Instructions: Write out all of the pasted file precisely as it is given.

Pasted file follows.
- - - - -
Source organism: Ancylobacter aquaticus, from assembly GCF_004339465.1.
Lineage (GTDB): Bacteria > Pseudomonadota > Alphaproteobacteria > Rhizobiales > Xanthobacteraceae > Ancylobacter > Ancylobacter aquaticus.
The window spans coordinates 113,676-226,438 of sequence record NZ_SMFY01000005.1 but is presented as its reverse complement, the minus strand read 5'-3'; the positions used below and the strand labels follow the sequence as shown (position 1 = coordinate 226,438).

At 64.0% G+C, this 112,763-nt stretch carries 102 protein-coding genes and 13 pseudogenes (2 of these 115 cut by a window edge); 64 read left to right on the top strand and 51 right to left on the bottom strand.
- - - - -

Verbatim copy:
Source organism: Ancylobacter aquaticus, from assembly GCF_004339465.1.
Lineage (GTDB): Bacteria > Pseudomonadota > Alphaproteobacteria > Rhizobiales > Xanthobacteraceae > Ancylobacter > Ancylobacter aquaticus.
The window spans coordinates 113,676-226,438 of sequence record NZ_SMFY01000005.1 but is presented as its reverse complement, the minus strand read 5'-3'; the positions used below and the strand labels follow the sequence as shown (position 1 = coordinate 226,438).

At 64.0% G+C, this 112,763-nt stretch carries 102 protein-coding genes and 13 pseudogenes (2 of these 115 cut by a window edge); 64 read left to right on the top strand and 51 right to left on the bottom strand.